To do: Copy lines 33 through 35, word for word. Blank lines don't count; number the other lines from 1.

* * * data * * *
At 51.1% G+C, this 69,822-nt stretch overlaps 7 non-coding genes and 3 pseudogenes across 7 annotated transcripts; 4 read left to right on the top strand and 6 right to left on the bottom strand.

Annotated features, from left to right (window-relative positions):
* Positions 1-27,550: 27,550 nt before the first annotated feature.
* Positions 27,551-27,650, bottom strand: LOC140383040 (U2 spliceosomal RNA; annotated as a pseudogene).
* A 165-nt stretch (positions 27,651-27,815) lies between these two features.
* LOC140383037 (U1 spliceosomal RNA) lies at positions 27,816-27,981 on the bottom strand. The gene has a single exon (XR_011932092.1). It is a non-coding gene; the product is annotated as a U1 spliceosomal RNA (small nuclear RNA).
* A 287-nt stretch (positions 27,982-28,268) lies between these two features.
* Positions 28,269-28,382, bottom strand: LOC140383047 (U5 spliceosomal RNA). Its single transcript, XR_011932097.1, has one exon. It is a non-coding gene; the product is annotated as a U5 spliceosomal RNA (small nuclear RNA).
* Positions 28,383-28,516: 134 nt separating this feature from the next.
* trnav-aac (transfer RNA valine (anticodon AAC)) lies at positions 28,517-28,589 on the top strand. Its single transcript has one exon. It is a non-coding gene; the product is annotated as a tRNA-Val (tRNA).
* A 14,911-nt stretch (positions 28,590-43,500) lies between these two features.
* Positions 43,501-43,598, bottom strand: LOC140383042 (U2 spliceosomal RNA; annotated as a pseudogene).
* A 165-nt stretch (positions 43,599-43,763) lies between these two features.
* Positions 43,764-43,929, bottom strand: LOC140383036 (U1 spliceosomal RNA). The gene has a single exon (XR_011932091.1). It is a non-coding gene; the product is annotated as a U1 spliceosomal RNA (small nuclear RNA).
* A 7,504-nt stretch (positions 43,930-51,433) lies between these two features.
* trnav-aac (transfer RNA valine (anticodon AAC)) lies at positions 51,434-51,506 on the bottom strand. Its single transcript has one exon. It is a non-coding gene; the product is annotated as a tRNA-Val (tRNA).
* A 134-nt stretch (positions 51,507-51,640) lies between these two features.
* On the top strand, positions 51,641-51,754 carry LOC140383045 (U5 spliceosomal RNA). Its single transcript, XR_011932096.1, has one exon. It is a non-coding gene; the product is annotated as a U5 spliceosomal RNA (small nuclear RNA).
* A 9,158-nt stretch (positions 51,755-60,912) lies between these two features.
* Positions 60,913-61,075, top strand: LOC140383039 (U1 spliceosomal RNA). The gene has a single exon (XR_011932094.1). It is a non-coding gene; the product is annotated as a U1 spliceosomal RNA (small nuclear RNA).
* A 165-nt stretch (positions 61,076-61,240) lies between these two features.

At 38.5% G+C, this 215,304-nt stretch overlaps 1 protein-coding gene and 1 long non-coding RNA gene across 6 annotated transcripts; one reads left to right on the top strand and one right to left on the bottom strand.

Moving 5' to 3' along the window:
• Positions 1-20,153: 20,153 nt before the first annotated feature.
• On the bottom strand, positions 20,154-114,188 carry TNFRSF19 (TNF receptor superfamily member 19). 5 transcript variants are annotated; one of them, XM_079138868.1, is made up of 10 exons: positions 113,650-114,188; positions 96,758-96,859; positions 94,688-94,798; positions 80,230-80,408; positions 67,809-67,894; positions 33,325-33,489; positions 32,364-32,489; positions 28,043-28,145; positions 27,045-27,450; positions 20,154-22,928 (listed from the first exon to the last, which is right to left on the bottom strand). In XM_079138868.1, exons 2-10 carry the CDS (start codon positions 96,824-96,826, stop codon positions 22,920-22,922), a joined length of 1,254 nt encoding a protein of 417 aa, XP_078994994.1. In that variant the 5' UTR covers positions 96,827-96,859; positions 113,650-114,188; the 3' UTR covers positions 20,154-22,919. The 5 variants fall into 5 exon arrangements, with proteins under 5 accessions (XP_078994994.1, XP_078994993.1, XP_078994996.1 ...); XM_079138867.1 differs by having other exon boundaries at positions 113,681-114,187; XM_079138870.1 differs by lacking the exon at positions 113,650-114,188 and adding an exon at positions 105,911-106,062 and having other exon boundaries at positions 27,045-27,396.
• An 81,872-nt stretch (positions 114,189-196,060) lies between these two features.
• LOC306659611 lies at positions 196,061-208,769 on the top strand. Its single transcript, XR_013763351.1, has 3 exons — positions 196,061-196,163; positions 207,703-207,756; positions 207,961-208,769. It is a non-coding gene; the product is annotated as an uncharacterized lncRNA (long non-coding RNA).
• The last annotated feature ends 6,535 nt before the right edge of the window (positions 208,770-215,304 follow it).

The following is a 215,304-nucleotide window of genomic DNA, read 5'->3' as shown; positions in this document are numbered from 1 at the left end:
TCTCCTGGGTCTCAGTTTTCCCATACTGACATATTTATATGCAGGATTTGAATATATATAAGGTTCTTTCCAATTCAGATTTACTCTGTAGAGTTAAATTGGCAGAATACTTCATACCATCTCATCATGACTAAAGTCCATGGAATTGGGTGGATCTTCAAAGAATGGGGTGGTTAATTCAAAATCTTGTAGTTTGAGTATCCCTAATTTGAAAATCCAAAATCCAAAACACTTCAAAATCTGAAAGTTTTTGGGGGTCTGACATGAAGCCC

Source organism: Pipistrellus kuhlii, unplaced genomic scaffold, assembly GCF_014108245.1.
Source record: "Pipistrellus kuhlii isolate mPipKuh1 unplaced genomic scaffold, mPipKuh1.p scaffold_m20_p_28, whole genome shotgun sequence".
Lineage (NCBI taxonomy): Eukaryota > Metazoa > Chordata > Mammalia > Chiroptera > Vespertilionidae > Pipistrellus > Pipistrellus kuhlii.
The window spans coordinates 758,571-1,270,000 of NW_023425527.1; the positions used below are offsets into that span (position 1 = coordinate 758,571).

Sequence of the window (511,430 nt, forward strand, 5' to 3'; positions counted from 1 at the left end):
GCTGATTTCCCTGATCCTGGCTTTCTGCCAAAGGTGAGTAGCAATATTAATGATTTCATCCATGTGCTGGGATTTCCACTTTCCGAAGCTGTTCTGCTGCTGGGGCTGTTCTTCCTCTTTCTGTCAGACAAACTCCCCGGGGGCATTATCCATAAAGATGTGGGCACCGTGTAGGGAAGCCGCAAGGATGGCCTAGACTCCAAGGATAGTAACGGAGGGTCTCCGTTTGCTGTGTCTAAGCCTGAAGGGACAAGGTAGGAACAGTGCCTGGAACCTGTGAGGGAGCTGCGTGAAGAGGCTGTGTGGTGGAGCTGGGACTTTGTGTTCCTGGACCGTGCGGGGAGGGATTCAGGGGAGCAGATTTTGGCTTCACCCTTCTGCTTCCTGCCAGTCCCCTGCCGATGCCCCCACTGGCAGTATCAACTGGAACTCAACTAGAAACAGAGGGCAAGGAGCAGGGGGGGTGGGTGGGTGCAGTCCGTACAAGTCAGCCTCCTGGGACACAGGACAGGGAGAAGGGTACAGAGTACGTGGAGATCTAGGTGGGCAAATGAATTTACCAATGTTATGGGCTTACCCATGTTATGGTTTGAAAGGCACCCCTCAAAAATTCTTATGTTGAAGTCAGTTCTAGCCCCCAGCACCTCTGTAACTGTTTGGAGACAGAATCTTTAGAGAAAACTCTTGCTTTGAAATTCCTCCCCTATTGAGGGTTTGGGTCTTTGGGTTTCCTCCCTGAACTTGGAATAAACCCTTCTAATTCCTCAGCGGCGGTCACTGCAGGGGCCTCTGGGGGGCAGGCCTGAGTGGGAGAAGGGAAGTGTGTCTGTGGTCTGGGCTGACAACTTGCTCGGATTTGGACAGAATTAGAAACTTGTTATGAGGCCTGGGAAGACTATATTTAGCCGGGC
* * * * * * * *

Lineage (NCBI taxonomy): Eukaryota > Metazoa > Chordata > Mammalia > Chiroptera > Vespertilionidae > Pipistrellus > Pipistrellus kuhlii.
The window spans coordinates 758,571-1,270,000 of NW_023425527.1; the positions used below are offsets into that span (position 1 = coordinate 758,571).

Sequence of the window (511,430 nt, forward strand, 5' to 3'; positions counted from 1 at the left end):